Dinosaurs should prepare for an Aussie start-up eruption

Australian start-ups are not only more innovative than their global counterparts, they have the potential to seriously disrupt the traditional business elite - and soon.

Reading through the list of companies on the ASX100 these days is like peering into a history book. The top companies are born from industries and ideas very much belonging to the previous century. What we don’t see on the ASX100 are the smart Australian start-ups that are most likely to lead the charge into Australia’s economic future.

The ASX100 is dominated by dinosaur industries. Mining creates great value – 50 per cent of exports – but natural resources won’t be cheap forever. Financial services, property trusts and retail are big, but they don’t export and they only perform well when the broader economy is thriving.

The next wave of Australian start-ups is set to absorb the massive market share of slow-moving dinosaurs. For these agile, scalable new businesses, Australia’s relative geographic isolation is no handicap. Small, web savvy companies can sell easily to the rest of the world because of their increasingly global, personal and business networks, while services like Braintree are coming to Australia and making it far easier to take payments in foreign currencies.

We often hear complaints from the Australian start-up community that attracting local venture capital is near to impossible. But the positive effect of their struggle for scarce capital is that Australian start-ups have to work harder to access funds to test their ideas, and this in turn means we are growing more resilient start-up businesses that are less likely to fail.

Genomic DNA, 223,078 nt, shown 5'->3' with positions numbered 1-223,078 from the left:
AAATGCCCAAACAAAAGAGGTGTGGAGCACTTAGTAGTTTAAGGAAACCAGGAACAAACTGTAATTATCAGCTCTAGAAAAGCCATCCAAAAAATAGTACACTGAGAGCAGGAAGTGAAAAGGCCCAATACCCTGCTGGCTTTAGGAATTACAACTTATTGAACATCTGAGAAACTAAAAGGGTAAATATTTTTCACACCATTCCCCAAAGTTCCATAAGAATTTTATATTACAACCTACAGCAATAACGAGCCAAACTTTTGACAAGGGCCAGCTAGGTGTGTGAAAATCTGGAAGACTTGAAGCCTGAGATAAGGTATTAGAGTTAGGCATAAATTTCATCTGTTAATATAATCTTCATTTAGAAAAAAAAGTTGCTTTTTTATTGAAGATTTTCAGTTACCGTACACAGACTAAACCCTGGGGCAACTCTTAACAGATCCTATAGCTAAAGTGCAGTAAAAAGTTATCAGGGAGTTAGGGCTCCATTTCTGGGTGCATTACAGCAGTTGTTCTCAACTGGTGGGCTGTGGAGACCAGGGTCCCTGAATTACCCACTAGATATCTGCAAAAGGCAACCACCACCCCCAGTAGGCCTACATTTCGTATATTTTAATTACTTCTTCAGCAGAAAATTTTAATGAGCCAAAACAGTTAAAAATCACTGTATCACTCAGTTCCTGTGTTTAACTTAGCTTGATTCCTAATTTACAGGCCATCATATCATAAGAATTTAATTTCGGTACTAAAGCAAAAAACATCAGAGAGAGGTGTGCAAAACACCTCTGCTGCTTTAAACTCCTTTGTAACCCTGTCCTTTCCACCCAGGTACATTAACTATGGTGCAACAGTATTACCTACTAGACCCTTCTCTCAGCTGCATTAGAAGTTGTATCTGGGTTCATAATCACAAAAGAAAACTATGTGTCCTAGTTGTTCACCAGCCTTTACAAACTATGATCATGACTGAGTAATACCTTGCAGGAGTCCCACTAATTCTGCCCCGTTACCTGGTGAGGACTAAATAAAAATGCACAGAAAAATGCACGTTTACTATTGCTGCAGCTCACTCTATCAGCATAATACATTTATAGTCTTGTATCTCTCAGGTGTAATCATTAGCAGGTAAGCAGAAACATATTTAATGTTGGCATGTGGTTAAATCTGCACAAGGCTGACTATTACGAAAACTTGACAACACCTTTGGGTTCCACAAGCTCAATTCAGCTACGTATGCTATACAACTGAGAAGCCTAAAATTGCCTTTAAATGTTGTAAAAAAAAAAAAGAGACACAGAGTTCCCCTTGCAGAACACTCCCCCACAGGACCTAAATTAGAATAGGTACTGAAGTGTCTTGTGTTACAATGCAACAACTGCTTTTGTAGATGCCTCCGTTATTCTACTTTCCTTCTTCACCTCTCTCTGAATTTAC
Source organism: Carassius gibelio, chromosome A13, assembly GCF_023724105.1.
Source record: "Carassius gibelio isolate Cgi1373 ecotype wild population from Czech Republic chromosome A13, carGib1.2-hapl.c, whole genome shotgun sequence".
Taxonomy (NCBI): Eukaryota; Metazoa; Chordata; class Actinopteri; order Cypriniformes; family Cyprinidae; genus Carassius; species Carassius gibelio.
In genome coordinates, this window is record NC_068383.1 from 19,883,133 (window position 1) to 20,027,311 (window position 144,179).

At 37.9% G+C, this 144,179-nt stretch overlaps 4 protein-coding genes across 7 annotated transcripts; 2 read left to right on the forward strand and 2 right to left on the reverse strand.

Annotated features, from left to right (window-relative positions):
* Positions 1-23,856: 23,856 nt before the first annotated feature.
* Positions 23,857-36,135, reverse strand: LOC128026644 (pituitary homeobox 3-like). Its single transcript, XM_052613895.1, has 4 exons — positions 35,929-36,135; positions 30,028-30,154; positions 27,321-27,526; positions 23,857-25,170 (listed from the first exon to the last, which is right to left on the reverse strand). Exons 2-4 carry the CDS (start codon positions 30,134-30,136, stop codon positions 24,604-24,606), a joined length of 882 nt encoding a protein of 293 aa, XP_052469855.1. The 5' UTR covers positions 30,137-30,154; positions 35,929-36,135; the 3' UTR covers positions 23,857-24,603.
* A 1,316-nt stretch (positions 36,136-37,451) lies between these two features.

This is confirmed in a study carried out by the Australian Centre for Entrepreneurship Research, which compared Australian start-ups to their US counterparts and found that Aussie start-ups were more “sophisticated and ambitious”.

The study also found that better performing start-ups were made up of highly educated teams of entrepreneurs, rather than the glorified mavericks like Branson and Zuckerberg who receive much of the media’s attention.

It’s this entrepreneurial team that is the key.

There are swathes of Australian IT graduates who are hungry to be a part of something new and potentially game changing – even though start-ups are less financially secure than the usual career path for IT graduates which sees them progress cog-like through the ranks of the big consulting firms. These ambitious graduates look to start-ups for the opportunity to become an important player in an entrepreneurial team.

In turn, these graduates also provide a competitive advantage to the local start-up market.

IT and tech graduates, who have received high quality education, are far cheaper to hire here in Australia than in other countries such as the US. Graduate salaries for developers in Silicon Valley are $160,000, compared with $60,000 here, yet the labour quality is comparable.